Filamentous Phage Introduction


Classification of Phages

Phages can be classified in various ways according to the type of genetic material. They can be divided into single-stranded DNA phages, double-stranded DNA phages, single-stranded RNA phages, and double-stranded RNA phages. According to morphology, it can be divided into tail bacteriophage, filamentous bacteriophage, globular bacteriophage, et al.. The filamentous bacteriophage, shown in Figure 1, looks like spaghetti.



Fig 1 Classification of filamentous phage

The Life Cycle of a Filamentous Phage

Although filamentous phages do not rapidly lyse host bacteria and release progeny phages in a short period, as most phages do, they also produce progeny phages and release them into the environment through a specific life cycle. The life cycle of filamentous bacteriophages is different from that of virulent bacteriophages, which are described in three stages: infection, genome replication, and escape from host cells.



Fig 2 Lifecycle of filamentous phage


Almost all filamentous phages can infect a Gram-negative host, so they must cross the host's two membrane barriers. Although the receptor on the cell surface is unknown for most filamentous bacteriophages, some studies have shown that certain bacteriophages can act as receptors for filamentous bacteriophages. Regulated by the pIII protein, the filamentous mycelium can attach to the host cell's pili(Figure 2A). It is hypothesized that the binding of the filamentous milk body to the pili induces the host cell to retract the pili, bringing the filamentous phage to the surface of the host cell. When the pili retract, pIII ends containing viral particles are brought into the periplasmic space to bind to secondary receptors in the host periplasm. Related studies have shown that the secondary receptor is the endometrial misalignment protein TOlA, which extends into the periplasm (Figure 2A). Tola is a component of the TolQRA complex, which controls membrane integrity and invagination during cell division.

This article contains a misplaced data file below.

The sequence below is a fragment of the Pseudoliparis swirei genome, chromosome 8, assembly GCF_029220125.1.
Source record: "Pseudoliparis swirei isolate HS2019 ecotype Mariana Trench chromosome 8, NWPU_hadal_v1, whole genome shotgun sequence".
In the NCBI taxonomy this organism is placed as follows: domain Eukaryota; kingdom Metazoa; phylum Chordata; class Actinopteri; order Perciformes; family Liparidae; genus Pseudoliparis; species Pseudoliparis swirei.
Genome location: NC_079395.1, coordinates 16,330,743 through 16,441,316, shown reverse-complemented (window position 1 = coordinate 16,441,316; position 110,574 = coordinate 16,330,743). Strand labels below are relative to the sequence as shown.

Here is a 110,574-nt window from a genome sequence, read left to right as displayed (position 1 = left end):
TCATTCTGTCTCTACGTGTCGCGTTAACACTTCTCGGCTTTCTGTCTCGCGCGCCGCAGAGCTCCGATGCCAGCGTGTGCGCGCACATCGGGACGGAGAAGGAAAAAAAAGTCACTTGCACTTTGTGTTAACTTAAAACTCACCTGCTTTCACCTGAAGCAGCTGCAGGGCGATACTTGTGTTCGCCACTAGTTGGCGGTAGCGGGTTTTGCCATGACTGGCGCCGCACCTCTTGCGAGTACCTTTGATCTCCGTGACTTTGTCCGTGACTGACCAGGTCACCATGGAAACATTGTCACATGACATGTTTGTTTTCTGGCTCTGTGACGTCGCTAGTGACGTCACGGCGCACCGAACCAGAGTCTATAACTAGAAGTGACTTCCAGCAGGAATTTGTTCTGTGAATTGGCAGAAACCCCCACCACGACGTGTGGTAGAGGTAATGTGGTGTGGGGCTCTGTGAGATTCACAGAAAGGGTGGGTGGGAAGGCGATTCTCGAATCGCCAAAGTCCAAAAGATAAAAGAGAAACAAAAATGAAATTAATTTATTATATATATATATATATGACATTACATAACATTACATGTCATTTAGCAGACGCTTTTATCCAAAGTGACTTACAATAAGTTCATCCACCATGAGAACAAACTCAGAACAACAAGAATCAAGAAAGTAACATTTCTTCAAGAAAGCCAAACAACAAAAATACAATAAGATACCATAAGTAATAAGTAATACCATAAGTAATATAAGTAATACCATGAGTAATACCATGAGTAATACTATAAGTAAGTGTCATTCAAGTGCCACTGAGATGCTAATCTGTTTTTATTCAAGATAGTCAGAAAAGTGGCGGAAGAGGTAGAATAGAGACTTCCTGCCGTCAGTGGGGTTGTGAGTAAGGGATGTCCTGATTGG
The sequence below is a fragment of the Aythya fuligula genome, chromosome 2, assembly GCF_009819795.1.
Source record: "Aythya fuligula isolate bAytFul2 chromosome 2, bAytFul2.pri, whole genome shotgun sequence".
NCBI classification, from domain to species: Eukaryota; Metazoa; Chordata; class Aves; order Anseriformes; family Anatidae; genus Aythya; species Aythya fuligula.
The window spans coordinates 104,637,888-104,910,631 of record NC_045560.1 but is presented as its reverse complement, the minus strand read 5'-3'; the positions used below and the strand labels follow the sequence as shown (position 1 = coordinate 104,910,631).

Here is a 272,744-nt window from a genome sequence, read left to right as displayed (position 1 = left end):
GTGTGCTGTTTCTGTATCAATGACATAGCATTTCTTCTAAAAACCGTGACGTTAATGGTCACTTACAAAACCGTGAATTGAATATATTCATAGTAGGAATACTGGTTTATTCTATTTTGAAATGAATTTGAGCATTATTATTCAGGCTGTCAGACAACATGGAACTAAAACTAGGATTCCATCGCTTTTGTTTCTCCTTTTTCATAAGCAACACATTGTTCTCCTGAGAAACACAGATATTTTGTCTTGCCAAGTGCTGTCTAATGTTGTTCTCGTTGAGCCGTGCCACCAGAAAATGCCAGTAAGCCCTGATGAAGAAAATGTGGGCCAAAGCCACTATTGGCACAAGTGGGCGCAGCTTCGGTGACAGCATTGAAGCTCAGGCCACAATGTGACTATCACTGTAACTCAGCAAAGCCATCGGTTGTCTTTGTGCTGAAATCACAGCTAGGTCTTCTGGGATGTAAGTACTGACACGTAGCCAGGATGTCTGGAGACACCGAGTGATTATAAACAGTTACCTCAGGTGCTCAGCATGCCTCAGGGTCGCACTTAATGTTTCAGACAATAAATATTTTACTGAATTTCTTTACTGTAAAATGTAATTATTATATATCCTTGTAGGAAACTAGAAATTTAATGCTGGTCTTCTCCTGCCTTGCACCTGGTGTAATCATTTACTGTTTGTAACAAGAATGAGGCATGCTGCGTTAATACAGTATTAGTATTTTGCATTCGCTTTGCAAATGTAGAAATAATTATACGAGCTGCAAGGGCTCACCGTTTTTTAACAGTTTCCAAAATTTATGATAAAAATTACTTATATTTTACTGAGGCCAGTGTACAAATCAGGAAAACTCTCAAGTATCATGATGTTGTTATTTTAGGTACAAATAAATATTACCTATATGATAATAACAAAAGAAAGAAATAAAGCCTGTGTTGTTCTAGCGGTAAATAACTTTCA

Genome Replication